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May 11, 2012 at 09:10pm IST

Rajdeep Sardesai on Ganguly in IPL 5

Hello and welcome to DRS. My very own take on what is happening in the world of cricket. I thought today we should focus on one of the most intriguing aspects of IPL 5: the role of Pune Warriors India captain, Sourav Ganguly. No Indian cricketer in recent times has been as controversial and yet as charismatic as 'Dada' or the 'Prince of Kolkata' as he is called.

There was a graphic example of this when Kolkata Knight Riders played Pune Warriors India at the Eden Gardens. The crowd obviously wanted Kolkata to win, but at the same time they wanted Dada to do well. In fact, I got a sense if Dada carried Pune to victory, the crowd wouldn't have minded it so much. I don't think anyone has had that kind of a relationship with his home crowd in the manner that Sourav has had.

For a while it appeared that Sourav was reliving the magic of the past. He got a couple of wickets in a match against Delhi Daredevils to take his side to victory. Even in the Kolkata game, there were flashes of brilliance from the past. But the fact is, and this is really what I thought we should raise, whether at 39 Sourav should have been more in the nature of a non-playing captain, a mentor for the Pune team, rather than trying to prove himself all over again on the cricket field? He retired from international cricket two years ago or, as he would say, was forced to retire.

Either way, by taking the place of a younger player like Manish Pandey, who really has hopes to play for India in the future, was Dada trying to prove a point to his detractors? Because, I would have thought Sourav Ganguly has now achieved it all on the cricket field, why did Sourav then need to play the IPL 5? Does he want to show someone that 'look, I am still good enough to play T20 cricket' or did he do it for the money? I sometimes wonder whether Indian cricketers forget that there must come a time when you got to say goodbye to certain aspects of the sport. I really believe that Sourav has much to offer to Indian cricket in terms of his wisdom, in terms of his ideas.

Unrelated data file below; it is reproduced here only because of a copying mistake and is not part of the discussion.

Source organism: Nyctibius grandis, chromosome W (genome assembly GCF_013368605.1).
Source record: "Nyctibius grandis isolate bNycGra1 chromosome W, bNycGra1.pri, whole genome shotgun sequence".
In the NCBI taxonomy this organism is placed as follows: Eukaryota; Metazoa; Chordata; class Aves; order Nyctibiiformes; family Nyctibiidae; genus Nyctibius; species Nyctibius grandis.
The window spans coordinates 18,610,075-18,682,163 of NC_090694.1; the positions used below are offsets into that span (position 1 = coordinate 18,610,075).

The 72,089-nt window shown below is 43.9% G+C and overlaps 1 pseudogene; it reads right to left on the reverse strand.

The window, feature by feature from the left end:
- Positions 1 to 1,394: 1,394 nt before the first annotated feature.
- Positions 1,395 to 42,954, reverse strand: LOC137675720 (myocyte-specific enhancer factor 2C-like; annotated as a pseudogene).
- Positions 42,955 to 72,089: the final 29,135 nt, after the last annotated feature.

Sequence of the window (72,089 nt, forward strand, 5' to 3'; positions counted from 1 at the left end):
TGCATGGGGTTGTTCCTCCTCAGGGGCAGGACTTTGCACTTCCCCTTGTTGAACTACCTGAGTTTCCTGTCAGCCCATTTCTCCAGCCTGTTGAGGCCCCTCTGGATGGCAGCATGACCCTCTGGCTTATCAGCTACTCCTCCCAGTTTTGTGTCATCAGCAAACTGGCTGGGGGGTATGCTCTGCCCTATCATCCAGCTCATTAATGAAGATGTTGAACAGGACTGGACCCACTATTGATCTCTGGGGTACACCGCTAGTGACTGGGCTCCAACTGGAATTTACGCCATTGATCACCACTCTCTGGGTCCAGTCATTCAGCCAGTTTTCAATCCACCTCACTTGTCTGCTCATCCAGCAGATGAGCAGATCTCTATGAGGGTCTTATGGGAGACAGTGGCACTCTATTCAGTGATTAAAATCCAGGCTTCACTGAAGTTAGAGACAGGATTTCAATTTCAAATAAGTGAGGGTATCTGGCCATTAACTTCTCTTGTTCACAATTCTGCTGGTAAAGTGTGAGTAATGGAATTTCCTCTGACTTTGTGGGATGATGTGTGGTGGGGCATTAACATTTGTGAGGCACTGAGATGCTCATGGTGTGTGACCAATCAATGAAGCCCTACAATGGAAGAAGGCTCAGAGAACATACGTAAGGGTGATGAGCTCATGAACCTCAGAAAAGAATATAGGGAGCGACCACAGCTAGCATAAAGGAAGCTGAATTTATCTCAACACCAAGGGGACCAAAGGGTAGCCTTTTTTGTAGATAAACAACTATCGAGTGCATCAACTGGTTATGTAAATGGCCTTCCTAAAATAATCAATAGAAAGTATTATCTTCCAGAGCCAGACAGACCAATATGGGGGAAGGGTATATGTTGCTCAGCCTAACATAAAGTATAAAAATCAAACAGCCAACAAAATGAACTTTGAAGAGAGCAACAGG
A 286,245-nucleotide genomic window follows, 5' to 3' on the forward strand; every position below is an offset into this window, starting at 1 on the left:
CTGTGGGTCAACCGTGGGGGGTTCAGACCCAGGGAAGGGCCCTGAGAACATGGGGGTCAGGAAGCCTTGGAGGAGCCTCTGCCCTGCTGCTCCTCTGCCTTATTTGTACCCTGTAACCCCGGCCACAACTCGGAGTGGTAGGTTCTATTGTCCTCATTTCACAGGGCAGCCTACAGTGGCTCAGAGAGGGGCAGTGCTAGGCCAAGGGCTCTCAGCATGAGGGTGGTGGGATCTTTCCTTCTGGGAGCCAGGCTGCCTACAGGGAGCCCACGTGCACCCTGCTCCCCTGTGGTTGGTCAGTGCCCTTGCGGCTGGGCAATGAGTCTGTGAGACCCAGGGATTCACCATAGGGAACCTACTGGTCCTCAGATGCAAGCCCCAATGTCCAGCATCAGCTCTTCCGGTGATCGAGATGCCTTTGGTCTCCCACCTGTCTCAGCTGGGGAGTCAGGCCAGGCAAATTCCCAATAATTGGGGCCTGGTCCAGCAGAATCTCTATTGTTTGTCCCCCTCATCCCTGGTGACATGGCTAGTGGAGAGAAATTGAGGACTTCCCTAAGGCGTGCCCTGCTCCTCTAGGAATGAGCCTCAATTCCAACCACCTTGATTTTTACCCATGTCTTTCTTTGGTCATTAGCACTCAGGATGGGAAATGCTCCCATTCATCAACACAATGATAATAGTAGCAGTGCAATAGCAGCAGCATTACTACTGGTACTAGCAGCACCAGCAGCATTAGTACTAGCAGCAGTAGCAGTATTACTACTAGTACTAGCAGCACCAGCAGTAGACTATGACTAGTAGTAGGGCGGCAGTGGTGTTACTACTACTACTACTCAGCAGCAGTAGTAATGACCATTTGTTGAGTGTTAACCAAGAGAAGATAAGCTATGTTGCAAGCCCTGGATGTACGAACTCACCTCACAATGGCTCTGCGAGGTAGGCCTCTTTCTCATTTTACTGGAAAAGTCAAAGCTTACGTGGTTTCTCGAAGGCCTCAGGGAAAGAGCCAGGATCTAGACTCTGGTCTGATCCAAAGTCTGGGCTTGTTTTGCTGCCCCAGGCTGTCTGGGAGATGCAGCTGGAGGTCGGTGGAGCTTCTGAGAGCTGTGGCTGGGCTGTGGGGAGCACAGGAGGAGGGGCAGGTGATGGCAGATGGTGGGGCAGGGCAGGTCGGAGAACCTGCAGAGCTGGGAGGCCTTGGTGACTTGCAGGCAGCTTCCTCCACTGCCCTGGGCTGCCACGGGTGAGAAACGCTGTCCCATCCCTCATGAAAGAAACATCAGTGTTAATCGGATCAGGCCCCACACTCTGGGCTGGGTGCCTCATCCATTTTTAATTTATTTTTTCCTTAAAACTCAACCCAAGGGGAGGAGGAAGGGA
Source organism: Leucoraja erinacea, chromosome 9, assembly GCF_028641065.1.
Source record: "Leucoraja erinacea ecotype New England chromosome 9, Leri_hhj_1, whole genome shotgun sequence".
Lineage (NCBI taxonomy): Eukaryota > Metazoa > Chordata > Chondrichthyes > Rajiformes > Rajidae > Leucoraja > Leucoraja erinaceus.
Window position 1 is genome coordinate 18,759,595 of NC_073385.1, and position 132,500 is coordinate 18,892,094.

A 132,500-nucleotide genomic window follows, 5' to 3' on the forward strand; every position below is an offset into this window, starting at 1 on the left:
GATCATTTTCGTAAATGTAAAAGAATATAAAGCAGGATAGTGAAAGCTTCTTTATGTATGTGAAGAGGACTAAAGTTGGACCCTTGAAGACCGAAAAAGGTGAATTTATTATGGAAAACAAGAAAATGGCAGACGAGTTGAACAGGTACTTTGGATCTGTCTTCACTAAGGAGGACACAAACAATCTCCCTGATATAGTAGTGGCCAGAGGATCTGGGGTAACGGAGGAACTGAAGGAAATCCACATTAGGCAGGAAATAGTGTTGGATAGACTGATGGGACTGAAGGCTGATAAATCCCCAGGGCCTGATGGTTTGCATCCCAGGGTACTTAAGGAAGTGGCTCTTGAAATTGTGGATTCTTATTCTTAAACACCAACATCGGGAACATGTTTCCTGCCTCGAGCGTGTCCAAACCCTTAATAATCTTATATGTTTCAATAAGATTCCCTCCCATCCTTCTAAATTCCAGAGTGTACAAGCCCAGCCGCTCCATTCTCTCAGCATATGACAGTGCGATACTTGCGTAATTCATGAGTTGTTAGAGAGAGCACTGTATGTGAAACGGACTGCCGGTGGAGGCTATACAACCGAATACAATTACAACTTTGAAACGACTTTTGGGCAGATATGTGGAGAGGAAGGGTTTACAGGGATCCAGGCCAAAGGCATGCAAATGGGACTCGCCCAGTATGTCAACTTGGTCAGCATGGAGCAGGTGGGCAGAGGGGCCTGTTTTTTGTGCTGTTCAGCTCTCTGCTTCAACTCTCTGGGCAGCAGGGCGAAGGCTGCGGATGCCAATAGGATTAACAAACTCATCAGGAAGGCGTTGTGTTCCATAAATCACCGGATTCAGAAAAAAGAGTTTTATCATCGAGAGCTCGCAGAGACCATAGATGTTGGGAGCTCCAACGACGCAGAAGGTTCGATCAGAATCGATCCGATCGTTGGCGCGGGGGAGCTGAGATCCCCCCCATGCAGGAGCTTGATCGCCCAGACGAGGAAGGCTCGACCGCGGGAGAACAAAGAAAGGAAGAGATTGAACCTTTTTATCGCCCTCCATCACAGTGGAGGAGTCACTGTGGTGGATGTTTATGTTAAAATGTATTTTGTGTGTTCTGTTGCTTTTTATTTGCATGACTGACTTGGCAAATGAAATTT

But does he need to do that by playing cricket? Could he have been more effective as a non-playing captain or as a mentor of the Pune team? Clearly, this is a question that in the end only Sourav can answer.

I would like to remember Sourav as the master of the offside. A cricketer who, as captain in particular, really brought a new kind of self-belief to the Indian team. I don't want to remember Sourav as a cricketer struggling in IPL 5 to hit those sixes that he used to once do so effortlessly. I think Sourav Ganguly's case is a test study for all the cricketers reaching the autumn of their career to decide there comes a time when it's best to gracefully bow out and say goodbye.

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